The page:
Eva Huber


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Automatic Classification of Attributes in German Adjective-Noun Phrases
Neele Falk | Yana Strakatova | Eva Huber | Erhard Hinrichs
Proceedings of the 14th International Conference on Computational Semantics (IWCS)

Adjectives such as heavy (as in heavy rain) and windy (as in windy day) provide possible values for the attributes intensity and climate, respectively. The attributes themselves are not overtly realized and are in this sense implicit. While these attributes can be easily inferred by humans, their automatic classification poses a challenging task for computational models. We present the following contributions: (1) We gain new insights into the attribute selection task for German. More specifically, we develop computational models for this task that are able to generalize to unseen data. Moreover, we show that classification accuracy depends, inter alia, on the degree of polysemy of the lexemes involved, on the generalization potential of the training data and on the degree of semantic transparency of the adjective-noun pairs in question. (2) We provide the first resource for computational and linguistic experiments with German adjective-noun pairs that can be used for attribute selection and related tasks. In order to safeguard against unwelcome memorization effects, we present an automatic data augmentation method based on a lexical resource that can increase the size of the training data to a large extent.


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Reproduction and Replication: A Case Study with Automatic Essay Scoring
Eva Huber | Çağrı Çöltekin
Proceedings of the Twelfth Language Resources and Evaluation Conference

As in many experimental sciences, reproducibility of experiments has gained ever more attention in the NLP community. This paper presents our reproduction efforts of an earlier study of automatic essay scoring (AES) for determining the proficiency of second language learners in a multilingual setting. We present three sets of experiments with different objectives. First, as prescribed by the LREC 2020 REPROLANG shared task, we rerun the original AES system using the code published by the original authors on the same dataset. Second, we repeat the same experiments on the same data with a different implementation. And third, we test the original system on a different dataset and a different language. Most of our findings are in line with the findings of the original paper. Nevertheless, there are some discrepancies between our results and the results presented in the original paper. We report and discuss these differences in detail. We further go into some points related to confirmation of research findings through reproduction, including the choice of the dataset, reporting and accounting for variability, use of appropriate evaluation metrics, and making code and data available. We also discuss the varying uses and differences between the terms reproduction and replication, and we argue that reproduction, the confirmation of conclusions through independent experiments in varied settings is more valuable than exact replication of the published values.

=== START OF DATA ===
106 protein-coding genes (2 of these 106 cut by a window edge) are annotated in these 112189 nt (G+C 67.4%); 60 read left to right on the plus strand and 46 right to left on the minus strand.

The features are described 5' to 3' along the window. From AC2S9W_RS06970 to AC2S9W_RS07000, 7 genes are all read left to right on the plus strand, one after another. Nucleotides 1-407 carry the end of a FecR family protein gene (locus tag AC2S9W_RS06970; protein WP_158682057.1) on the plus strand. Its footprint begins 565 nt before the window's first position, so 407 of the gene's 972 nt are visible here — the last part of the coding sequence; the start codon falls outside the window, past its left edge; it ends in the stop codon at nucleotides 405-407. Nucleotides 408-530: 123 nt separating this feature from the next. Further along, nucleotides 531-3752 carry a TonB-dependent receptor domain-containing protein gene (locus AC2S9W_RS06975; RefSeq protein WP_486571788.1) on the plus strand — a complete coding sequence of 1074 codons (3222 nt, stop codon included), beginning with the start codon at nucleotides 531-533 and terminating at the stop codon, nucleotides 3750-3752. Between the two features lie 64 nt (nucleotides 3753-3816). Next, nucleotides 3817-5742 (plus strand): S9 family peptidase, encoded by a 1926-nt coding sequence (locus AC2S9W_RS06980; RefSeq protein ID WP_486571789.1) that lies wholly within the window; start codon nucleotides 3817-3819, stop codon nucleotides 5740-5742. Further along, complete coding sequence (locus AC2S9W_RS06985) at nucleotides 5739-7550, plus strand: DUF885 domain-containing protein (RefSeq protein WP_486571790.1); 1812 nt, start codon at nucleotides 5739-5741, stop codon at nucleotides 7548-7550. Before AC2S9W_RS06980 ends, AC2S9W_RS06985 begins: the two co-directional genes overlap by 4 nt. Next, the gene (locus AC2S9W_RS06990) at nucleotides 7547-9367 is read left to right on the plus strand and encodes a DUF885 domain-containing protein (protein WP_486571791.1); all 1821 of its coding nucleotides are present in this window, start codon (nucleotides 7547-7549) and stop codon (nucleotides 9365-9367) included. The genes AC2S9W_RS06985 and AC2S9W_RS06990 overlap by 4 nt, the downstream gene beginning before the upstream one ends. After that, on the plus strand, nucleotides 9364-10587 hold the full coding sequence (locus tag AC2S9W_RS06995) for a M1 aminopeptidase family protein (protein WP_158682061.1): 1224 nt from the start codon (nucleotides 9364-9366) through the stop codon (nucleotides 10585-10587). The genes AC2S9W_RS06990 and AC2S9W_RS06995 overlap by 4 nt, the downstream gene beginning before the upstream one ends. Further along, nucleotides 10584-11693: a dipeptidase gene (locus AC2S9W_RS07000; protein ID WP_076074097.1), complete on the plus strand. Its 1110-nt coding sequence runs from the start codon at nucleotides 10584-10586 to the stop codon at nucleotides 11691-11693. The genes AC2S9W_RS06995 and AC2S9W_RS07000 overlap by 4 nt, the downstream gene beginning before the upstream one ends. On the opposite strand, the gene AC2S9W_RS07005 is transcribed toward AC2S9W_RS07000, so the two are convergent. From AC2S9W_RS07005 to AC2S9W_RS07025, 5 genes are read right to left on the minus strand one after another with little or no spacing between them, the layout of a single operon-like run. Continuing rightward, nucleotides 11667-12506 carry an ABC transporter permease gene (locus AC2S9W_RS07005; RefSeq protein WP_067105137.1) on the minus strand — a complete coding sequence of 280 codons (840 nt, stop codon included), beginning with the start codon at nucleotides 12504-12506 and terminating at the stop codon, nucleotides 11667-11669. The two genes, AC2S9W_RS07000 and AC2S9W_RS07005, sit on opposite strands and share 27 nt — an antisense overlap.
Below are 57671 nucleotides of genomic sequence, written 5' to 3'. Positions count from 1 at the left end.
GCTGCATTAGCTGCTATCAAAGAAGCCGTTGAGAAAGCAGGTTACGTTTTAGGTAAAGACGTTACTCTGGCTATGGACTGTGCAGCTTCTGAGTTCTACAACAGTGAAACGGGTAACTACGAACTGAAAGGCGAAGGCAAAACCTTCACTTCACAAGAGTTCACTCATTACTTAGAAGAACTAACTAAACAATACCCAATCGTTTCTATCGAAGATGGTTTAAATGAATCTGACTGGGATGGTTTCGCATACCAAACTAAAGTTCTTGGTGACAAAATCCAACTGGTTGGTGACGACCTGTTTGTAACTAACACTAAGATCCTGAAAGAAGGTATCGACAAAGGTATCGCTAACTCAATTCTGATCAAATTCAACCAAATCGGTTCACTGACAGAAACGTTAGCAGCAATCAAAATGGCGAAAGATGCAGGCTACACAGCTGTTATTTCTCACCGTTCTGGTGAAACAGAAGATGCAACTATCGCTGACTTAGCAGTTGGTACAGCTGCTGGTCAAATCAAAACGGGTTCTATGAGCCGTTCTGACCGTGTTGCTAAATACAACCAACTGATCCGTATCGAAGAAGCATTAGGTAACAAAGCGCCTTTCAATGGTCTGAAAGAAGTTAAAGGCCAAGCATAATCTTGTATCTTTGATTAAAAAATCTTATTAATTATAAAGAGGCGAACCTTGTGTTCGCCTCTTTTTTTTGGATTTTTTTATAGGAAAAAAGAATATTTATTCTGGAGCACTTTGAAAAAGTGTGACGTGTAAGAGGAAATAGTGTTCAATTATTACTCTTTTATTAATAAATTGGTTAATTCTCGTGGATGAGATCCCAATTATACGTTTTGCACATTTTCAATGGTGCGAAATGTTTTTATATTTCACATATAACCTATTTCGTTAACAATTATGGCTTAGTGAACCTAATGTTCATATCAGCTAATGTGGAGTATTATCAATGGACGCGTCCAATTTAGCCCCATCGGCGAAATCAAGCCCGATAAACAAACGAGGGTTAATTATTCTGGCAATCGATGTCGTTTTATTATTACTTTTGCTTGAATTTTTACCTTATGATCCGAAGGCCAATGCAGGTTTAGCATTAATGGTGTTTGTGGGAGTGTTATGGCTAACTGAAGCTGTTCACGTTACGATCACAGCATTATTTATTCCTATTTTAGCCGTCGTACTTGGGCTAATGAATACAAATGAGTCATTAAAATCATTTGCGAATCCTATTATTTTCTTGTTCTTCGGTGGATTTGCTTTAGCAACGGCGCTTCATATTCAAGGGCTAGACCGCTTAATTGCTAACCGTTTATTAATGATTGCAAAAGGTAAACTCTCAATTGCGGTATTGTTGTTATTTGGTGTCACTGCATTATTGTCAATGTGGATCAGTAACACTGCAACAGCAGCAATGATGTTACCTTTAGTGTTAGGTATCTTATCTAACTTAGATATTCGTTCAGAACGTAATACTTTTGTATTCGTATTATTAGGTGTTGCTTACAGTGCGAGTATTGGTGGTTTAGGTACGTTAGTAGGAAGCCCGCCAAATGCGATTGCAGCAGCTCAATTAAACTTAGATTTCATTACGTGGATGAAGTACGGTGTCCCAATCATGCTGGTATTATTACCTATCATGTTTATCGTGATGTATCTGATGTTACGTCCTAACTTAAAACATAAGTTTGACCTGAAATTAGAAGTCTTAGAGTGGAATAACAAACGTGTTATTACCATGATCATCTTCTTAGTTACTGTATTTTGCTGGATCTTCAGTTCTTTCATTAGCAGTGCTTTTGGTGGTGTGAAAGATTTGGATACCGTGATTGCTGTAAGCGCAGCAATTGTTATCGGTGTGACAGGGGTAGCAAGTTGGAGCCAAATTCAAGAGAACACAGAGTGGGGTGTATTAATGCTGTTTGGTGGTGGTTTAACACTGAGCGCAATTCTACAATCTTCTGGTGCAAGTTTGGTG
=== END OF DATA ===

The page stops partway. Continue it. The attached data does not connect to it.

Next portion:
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Including Swiss Standard German in GermaNet
Eva Huber | Erhard Hinrichs
Proceedings of the 10th Global Wordnet Conference

GermaNet (Henrich and Hinrichs, 2010; Hamp and Feldweg, 1997) is a comprehensive wordnet of Standard German spoken in the Federal Republic of Germany. The GermaNet team aims at modelling the basic vocabulary of the language. German is an official language or a minority language in many countries. It is an official language in Austria, Germany and Switzerland, each with its own codified standard variety (Auer, 2014, p. 21), and also in Belgium, Liechtenstein, and Luxemburg. German is recognized as a minority language in thirteen additional countries, including Brasil, Italy, Poland, and Russia. However, the different standard varieties of German are currently not represented in GermaNet. With this project, we make a start on changing this by including one variety, namely Swiss Standard German, into GermaNet. This shall give a more inclusive perspective on the German language. We will argue that Swiss Standard German words, Helvetisms, are best included into the already existing wordnet GermaNet, rather than creating them as a separate wordnet.